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The 2021 Layton and Taylor Prize Winners

Every year -- in partnership with the eminent Canadian philosopher Charles Taylor, and Olivia Chow -- the Broadbent Institute has the honour of awarding the Jack Layton and Charles Taylor Prizes. 

After a public call for nominations, and the evaluation of dozens of deserving potential recipients, I am very pleased to announce the winners of the 2021 Layton and Taylor Prizes. 

The Layton Prize

The Jack Layton Progress Prize is awarded annually to a Canadian individual or organization who has run a particularly noteworthy political or issue campaign reflecting the ideals exemplified by Layton, including justice, sustainability and democracy. 

The winner of this year’s Layton Prize is Hoodstock.

About Hoodstock

For the past 15 years Hoodstock has done considerable on the ground organizing in Montréal-Nord with their yearly event (also called Hoodstock), but they really upped their game this year during the pandemic. Their community was one of the hardest hit in Quebec by COVID – residents are low-income, largely racialized, live in multi-generation homes, and many are health care and essential workers. 

When the local borough mayor didn't act to protect the population, Hoodstock stepped up. They organized a hugely successful fundraising and distribution drive to get masks and gloves to as many residents as possible. They also opened a legal clinic that operates in multiple languages to offer legal advice, particularly on questions of immigration, refugee status and racial profiling.

The Taylor Prize

The Charles Taylor Prize for Excellence In Policy Research is awarded annually to a researcher whose work has made an important contribution to policy debates relevant to building a more socially-just Canada. The winner of this year’s Taylor Prize is Martha Friendly.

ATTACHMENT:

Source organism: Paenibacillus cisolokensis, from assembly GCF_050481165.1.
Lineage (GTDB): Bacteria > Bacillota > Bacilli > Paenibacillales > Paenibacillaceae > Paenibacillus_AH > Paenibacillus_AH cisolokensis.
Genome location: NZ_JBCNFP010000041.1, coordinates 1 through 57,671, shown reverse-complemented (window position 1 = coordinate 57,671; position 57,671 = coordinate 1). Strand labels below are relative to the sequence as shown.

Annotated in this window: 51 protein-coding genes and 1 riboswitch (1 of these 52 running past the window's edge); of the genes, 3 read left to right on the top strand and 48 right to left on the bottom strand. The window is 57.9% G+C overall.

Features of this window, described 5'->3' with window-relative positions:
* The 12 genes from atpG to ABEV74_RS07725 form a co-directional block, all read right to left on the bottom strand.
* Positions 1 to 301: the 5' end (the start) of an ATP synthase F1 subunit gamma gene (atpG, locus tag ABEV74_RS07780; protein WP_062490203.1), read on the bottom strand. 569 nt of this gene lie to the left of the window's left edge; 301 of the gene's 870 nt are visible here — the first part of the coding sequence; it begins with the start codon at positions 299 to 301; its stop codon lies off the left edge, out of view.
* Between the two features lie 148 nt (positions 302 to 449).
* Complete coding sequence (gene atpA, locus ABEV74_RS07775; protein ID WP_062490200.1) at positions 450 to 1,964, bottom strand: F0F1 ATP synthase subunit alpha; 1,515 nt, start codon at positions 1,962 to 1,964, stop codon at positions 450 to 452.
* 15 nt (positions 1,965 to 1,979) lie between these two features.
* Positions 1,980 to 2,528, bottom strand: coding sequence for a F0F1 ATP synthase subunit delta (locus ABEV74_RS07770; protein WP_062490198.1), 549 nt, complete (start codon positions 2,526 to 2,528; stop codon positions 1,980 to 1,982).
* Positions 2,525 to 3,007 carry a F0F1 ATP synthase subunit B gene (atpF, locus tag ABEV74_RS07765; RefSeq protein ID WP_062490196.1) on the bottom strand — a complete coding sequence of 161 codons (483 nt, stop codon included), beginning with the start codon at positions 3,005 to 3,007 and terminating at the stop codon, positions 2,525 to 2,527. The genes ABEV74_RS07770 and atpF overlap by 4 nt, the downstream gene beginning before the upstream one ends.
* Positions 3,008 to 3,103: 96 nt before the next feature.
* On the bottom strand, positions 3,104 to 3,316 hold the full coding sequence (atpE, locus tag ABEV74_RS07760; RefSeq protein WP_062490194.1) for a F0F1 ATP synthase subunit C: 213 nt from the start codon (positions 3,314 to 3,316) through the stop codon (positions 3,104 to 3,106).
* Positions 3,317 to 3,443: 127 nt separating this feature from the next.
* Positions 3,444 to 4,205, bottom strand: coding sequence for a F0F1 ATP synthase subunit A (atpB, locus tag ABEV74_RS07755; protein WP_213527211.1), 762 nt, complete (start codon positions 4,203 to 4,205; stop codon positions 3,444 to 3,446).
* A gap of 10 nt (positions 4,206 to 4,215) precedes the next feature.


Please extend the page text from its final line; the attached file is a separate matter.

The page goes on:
About Martha Friendly

Martha Friendly is the founder and executive director of the Childcare Resource and Research Unit. As a policy researcher, Martha is an active participant in the cross-Canada child care movement that has been advocating for a universal public system of high-quality child care since the 1970s. Martha has authored many popular, academic and policy documents on early learning and child care including two books, book chapters, journal articles, reports and opinion pieces. 

Besides working for almost 50 years on research and analysis on child care, Martha has been an appreciative and involved user of child care. 

Her formative first child care experience was as a parent at the York University Co-operative Day Care Centre in the early 1970s. Both of her children, and then her grandchildren, had the benefit of quality public and nonprofit child care from their infant rooms through school-age.


Congratulations to this year’s winners!